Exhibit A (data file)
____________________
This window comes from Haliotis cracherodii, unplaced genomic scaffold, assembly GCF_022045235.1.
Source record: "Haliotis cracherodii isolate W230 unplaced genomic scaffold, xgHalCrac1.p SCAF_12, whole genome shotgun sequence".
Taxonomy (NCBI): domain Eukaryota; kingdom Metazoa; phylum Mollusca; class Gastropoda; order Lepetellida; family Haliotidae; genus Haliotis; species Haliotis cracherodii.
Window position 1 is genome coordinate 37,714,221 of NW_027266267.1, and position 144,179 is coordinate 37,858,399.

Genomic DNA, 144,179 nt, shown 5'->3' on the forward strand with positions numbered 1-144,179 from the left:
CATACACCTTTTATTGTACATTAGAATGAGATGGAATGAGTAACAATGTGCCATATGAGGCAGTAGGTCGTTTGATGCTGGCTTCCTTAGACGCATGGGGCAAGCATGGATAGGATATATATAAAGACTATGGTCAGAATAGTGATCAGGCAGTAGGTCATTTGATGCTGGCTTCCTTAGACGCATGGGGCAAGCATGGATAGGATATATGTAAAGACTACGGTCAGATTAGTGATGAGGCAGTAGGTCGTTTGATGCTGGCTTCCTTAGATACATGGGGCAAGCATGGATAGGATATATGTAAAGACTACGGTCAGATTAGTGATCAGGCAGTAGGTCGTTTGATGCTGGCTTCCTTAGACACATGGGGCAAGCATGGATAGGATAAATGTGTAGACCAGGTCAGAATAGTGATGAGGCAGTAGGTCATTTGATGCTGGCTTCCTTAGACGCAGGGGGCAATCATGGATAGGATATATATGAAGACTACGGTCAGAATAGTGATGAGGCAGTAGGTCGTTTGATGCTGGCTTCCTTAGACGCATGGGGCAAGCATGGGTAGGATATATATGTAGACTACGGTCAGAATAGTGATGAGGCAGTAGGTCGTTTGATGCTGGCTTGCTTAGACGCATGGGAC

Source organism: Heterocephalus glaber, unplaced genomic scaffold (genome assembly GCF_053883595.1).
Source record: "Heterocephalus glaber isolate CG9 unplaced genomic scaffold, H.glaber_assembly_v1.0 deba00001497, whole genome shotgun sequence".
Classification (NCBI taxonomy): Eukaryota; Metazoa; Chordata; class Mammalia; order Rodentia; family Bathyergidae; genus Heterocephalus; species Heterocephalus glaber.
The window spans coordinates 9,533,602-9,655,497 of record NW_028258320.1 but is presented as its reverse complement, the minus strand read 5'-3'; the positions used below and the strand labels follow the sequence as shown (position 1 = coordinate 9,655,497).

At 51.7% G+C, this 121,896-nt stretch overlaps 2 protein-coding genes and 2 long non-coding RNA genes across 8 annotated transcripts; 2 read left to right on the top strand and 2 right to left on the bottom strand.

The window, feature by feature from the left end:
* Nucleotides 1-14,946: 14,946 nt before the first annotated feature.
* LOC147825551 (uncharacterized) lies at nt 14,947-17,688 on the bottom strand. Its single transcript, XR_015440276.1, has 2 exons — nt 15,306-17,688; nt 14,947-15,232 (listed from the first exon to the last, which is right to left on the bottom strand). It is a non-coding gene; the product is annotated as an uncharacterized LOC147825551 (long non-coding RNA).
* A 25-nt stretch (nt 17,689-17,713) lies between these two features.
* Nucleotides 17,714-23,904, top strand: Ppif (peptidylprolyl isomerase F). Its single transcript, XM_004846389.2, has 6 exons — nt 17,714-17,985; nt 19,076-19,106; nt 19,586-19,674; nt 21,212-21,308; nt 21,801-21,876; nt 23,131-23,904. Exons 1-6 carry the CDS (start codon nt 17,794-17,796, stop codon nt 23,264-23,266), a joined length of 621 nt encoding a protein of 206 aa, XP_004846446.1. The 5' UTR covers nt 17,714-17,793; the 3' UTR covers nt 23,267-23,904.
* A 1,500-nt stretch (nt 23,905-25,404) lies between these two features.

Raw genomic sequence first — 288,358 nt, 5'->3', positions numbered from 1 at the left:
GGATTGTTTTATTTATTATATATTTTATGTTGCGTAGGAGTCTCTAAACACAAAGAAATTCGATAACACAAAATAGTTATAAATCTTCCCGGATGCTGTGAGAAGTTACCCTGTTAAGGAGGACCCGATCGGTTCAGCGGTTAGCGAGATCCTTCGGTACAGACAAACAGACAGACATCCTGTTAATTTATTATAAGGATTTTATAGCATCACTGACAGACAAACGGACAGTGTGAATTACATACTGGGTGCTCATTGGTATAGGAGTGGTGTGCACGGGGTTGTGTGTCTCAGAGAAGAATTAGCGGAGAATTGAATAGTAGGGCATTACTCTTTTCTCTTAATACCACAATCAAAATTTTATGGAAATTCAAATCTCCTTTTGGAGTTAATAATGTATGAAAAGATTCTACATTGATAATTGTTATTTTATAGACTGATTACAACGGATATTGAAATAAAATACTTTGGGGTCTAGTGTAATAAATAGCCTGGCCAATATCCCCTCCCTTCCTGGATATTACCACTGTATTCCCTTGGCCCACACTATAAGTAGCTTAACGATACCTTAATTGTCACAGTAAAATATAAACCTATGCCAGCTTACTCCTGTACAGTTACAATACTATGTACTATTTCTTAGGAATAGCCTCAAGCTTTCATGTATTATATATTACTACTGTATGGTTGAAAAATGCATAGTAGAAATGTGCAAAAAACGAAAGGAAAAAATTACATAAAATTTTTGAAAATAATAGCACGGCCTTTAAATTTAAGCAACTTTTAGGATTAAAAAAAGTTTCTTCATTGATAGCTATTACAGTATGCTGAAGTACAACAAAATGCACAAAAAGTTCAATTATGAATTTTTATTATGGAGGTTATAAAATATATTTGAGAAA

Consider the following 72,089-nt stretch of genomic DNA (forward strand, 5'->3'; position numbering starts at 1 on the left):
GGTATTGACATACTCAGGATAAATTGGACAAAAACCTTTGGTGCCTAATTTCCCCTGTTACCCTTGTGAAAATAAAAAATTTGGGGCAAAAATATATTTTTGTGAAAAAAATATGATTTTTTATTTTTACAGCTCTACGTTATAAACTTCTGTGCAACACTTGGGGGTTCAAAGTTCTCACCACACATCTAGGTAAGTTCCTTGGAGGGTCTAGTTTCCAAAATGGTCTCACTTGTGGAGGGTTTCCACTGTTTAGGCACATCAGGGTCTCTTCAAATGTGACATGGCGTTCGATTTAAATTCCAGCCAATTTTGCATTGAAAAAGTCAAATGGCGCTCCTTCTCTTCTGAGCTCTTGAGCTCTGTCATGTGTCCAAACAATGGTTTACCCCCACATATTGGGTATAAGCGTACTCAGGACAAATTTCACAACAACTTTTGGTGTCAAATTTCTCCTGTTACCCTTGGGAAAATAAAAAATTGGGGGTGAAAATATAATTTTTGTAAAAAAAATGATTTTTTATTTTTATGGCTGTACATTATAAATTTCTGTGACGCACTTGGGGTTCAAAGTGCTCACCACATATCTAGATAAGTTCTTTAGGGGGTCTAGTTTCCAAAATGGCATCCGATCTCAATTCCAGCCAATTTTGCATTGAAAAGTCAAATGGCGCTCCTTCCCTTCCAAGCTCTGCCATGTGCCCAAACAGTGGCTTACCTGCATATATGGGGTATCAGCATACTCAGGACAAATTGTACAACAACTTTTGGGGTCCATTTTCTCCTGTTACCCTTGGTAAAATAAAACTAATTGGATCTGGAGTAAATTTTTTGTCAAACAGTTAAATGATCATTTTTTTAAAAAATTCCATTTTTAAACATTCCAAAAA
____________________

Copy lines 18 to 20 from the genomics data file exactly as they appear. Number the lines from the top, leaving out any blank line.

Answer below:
Raw genomic sequence first — 288,358 nt, 5'->3', positions numbered from 1 at the left:
GGATTGTTTTATTTATTATATATTTTATGTTGCGTAGGAGTCTCTAAACACAAAGAAATTCGATAACACAAAATAGTTATAAATCTTCCCGGATGCTGTGAGAAGTTACCCTGTTAAGGAGGACCCGATCGGTTCAGCGGTTAGCGAGATCCTTCGGTACAGACAAACAGACAGACATCCTGTTAATTTATTATAAGGATTTTATAGCATCACTGACAGACAAACGGACAGTGTGAATTACATACTGGGTGCTCATTGGTATAGGAGTGGTGTGCACGGGGTTGTGTGTCTCAGAGAAGAATTAGCGGAGAATTGAATAGTAGGGCATTACTCTTTTCTCTTAATACCACAATCAAAATTTTATGGAAATTCAAATCTCCTTTTGGAGTTAATAATGTATGAAAAGATTCTACATTGATAATTGTTATTTTATAGACTGATTACAACGGATATTGAAATAAAATACTTTGGGGTCTAGTGTAATAAATAGCCTGGCCAATATCCCCTCCCTTCCTGGATATTACCACTGTATTCCCTTGGCCCACACTATAAGTAGCTTAACGATACCTTAATTGTCACAGTAAAATATAAACCTATGCCAGCTTACTCCTGTACAGTTACAATACTATGTACTATTTCTTAGGAATAGCCTCAAGCTTTCATGTATTATATATTACTACTGTATGGTTGAAAAATGCATAGTAGAAATGTGCAAAAAACGAAAGGAAAAAATTACATAAAATTTTTGAAAATAATAGCACGGCCTTTAAATTTAAGCAACTTTTAGGATTAAAAAAAGTTTCTTCATTGATAGCTATTACAGTATGCTGAAGTACAACAAAATGCACAAAAAGTTCAATTATGAATTTTTATTATGGAGGTTATAAAATATATTTGAGAAA

Consider the following 72,089-nt stretch of genomic DNA (forward strand, 5'->3'; position numbering starts at 1 on the left):